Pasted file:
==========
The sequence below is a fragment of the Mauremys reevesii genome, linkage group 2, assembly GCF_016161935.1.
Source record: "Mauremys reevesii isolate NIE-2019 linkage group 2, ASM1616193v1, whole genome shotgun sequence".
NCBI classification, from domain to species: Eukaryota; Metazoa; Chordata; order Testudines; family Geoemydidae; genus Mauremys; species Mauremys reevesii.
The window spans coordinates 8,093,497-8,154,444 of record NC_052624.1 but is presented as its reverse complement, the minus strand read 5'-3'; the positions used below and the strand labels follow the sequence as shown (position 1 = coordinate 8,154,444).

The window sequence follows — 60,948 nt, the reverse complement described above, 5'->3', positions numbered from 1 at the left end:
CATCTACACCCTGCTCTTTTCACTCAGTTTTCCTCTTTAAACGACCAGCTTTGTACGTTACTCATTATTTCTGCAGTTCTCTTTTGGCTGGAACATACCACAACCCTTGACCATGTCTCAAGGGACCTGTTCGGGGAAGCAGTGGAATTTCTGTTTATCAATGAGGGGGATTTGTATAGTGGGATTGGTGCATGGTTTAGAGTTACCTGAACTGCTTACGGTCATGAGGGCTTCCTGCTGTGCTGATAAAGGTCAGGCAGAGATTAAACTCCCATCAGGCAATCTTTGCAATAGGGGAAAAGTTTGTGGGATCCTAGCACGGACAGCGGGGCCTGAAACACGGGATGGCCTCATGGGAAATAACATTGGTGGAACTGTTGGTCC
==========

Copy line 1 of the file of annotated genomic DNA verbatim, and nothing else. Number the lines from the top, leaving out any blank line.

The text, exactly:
The sequence below is a fragment of the Mauremys reevesii genome, linkage group 2, assembly GCF_016161935.1.